In the end, Ms. Browne said, she thinks that most people are sympathetic and want to do something
Last night I went to see District 9, the new semi-sleeper science fiction action film that movie industry wonks are salivating over for its relatively cheap budget and efficient production. I was both overwhelmed and underwhelmed.
In short, I really like the concept, and I enjoyed the first 20 minutes or so. But then, the film turned into a nerve-wracking, over-the-top action flick that had me clawing the upholstry off the armrests and wishing I'd brought some valium. It ramped up to a fever pitch to the point where for the last 40 minutes or so it was nonstop explosions, gunfire, bodies bursting into splashes of red goo, robots and aliens ripping things apart, and lots of screaming and yelling. Basically, it became pretty much just like every other Hollywood summer action blockbuster. Oh but it only cost $30 million to make! hurrah!
I went to see it because the premise was interesting. It was clearly an allegory about racism, xenophobia, and immigration, along with a healthy dose of criticism about privatization of public spheres, arms dealing, and multinational capitalist corporatism. But it went from biting social criticism to largely gratuitous and pointless ultra-violence. The story could have easily been told without 90% of the death and gore that was graphically displayed, singeing the eyeballs of viewers and inducing PTSD for days to come.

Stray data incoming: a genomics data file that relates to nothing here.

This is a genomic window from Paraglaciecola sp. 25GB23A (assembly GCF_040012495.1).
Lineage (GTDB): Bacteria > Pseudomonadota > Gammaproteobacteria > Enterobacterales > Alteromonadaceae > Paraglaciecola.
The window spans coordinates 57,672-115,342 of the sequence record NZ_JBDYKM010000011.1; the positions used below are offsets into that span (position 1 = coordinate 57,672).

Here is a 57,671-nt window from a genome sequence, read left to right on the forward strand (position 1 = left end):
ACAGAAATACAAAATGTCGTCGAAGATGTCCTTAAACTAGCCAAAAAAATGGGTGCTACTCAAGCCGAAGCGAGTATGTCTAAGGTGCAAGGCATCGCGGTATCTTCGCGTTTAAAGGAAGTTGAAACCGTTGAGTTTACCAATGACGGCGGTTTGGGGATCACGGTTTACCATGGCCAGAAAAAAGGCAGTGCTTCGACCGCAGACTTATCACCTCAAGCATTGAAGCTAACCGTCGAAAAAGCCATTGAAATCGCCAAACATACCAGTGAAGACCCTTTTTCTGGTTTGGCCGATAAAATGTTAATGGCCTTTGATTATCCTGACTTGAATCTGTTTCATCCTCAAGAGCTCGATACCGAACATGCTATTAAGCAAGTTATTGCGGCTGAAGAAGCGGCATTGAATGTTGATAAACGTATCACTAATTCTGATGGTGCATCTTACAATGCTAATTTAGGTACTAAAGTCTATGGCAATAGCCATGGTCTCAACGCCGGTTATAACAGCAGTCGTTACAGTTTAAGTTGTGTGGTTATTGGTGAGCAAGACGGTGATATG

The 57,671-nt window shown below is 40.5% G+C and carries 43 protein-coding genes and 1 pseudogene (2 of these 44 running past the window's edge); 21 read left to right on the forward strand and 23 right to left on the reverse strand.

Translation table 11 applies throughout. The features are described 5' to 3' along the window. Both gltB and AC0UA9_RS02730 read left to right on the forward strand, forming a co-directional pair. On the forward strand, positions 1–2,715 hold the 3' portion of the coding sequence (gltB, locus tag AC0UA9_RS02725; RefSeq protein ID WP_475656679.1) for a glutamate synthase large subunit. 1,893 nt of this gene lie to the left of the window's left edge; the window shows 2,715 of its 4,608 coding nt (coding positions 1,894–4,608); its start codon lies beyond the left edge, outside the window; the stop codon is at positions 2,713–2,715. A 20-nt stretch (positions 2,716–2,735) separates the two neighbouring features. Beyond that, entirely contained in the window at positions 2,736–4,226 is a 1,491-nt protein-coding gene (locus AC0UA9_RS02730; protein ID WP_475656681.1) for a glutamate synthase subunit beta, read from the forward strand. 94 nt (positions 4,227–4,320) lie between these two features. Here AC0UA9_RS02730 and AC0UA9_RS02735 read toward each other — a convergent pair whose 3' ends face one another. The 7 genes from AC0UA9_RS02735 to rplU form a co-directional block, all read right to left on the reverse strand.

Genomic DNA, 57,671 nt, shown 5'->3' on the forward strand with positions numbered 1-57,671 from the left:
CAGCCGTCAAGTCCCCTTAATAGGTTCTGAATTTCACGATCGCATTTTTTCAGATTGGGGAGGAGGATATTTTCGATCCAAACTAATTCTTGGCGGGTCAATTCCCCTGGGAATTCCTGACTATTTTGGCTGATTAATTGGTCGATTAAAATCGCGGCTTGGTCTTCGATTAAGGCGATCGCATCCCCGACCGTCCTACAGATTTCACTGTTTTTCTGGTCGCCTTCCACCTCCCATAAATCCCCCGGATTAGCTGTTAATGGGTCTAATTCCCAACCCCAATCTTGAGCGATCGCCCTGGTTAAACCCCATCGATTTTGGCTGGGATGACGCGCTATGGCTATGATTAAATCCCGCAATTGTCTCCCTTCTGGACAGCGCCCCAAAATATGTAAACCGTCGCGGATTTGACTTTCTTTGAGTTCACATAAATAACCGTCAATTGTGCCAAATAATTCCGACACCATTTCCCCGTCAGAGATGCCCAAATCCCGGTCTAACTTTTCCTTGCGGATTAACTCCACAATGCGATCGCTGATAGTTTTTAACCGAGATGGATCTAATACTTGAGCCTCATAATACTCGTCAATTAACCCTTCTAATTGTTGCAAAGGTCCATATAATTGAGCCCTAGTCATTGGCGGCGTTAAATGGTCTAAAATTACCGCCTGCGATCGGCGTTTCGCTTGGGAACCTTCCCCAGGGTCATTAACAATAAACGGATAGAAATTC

Can't a story be science fiction without also being a "thriller" or "horror"? Can't we just explore ideas without pumping ourselves full of adrenalin with guts and things blowing up?
I guess the secret bright side is this: all the teenagers and other immature moviegoers who actually LIKE that sort of crapola might also be encouraged by the film to think about some of the social issues it brings up. Like is it okay to treat differently people that don't look like us? Or is everyone entitled to basic decency? If middle-american dork-boys can be persuaded to feel that even the gnarly greenish insectoid creatures in the movie deserve to not be abused and oppressed, maybe that will be an important step forward for human rights.
I feel like Facebook, Twitter, and all the other social networking has definitely sapped my energy and will to blog as much as I used to. These cyberplaces trick your mind into feeling like you've expressed yourself in a much more meaningful way than you really have. For people who never had a blog and couldn't be bothered to have one, much less don't partake in other forms of writing, The little "status update" blank might feel like a tremendously liberating opportunity to speak your mind to the world and/or your friends and/or your adoring fans. Just a little, open-ended text-box, telling you to blurt your barbaric yawp out, no matter what it is or how banal or profound it might be. Just keep it short or your friends' attention will wander to somewhere else, that other browser tab they have open or the rest of that youtube video about squirrels snuggling with cats.